techniques
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The tutorial pictures on this page are extracted from Bookbinding in Pictures,
Angela Sutton’s CD ROM of bookbinding instruction.
MENDING PAGES
Japanese tissue, which has very long fibres and is thin and strong, is torn to shape, pasted lightly and applied to the torn edge so that the fibres are just overlapping.  Repairs are always completed before the book is sewn. book repair: mending a tear
SEWING AND MARKING UP
The picture shows tape of varying widths, two weights of hemp cord, and waxed linen sewing thread. bookbinding: tapes of varying widths
When the book has been cleaned and repaired it is put in a press and the sewing points are marked, in this case for tapes.  This is known as ‘marking up’. bookbinding: marking up
Books are sewn together one section at a time.  This book is being sewn on tapes and the needle is in position to  make the final knot at the end of a section, known as the ‘kettle’ stitch (from the German Ketel  meaning  ‘chain’). bookbinding: sewing books
Book backs showing different kinds of sewing: on tapes, on sawn-in cords and on raised cords. bookbinding: tapes, sawn-in cords and raised cords
ROUNDING AND BACKING
Once the book has been stitched together it is rolled and hammered to turn the flat spine back into a rounded shape, which protects the sewing by reducing the strain on it when the book is opened.  The book is put into the lying press, two large pieces of wood which are tightened by means of wooden screws and a bar known as a ‘press pin’.  When the book is the correct shape it is covered by a piece of open weave cloth called mull and a strip of thin strong paper known as ‘kraft’ paper.
The book is rolled and hammered into its rounded shape. bookinding: rolling and hammering
It is then put between specially-shaped backing boards and lowered into the lying press. bookbinding:  applying backing boards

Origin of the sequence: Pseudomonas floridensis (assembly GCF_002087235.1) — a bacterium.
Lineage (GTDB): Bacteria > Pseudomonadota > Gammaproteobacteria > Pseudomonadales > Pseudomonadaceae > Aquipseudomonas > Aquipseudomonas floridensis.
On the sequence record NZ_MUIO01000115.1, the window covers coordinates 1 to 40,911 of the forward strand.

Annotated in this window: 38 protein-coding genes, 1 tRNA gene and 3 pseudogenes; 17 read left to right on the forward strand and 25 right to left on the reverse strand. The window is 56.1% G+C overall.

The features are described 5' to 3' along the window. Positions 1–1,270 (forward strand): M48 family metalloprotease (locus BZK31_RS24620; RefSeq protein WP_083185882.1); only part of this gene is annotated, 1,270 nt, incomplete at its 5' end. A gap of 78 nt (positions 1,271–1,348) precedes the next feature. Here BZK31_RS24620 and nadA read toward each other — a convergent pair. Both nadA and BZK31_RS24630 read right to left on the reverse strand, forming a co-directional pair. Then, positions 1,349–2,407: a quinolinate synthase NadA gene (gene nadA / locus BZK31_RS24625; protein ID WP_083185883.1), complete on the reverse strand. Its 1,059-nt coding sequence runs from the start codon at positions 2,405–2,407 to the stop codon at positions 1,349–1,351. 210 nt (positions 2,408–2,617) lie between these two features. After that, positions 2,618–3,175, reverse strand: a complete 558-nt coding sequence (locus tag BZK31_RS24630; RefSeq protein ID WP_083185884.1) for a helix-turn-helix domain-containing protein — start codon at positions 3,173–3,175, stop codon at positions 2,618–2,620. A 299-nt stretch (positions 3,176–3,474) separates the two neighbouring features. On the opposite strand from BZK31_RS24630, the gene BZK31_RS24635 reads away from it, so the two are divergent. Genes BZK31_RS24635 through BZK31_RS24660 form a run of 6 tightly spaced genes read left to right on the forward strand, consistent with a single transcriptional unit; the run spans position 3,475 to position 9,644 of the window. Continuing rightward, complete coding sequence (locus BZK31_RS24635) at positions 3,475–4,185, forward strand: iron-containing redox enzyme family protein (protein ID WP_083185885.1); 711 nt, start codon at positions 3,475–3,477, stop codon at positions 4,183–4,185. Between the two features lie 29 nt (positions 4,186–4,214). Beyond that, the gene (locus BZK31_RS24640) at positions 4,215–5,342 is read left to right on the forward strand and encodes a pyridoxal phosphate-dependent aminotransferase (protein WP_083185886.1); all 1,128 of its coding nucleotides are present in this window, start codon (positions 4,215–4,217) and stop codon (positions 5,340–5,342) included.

The lying press screws are tightened. bookbinding: lying press
The spine edges can then be shaped over the backing boards with the backing hammer. bookbinding: shaping spine edges
Glue is applied to the spine.
Mull is placed on top. bookbinding: placing mull on the spine
The mull is rubbed down. bookbinding: rubbing down mull
Kraft paper is placed on top. bookbinding: placing kraft paper on the spine
The kraft paper is rubbed down with a bonefolder. bookbinding: rubbing down kraft paper with a bonefolder
It is also rubbed down with the ball of the thumb to make sure it is well stuck on. lo

It can be left to dry in the press or taken out and left between pressing boards with a weight on top.

bookbinding: pressing boards
COVERS & TITLES
Books covered in leather are described as bound in quarter leather (spine only), half leather (spine and corners) or full leather. Many old books are bound in calf, but modern-day bookbinders mostly use goatskin.  This comes mainly from Africa.  It is strong and durable, and good to work with. 
Books to be bound in leather are sewn on cords which are then ‘laced in’ to the boards through holes and pasted in place. bookbinding: leather binding: laced in cords

Headbands are used to strengthen the spine of the book when it is pulled out of a shelf.  Some are glued on, but a stitched-on headband as shown here is much stronger as it is sewn on through the back of the sections.

bookbinding: headbands
A strip of pared and pasted goatskin spine is applied to the spine for a quarter-leather binding. bookbinding: goatskin spine
On a half-leather binding leather corners are pasted, applied to the book and worked into shape with a bonefolder. bookbinding: leather corners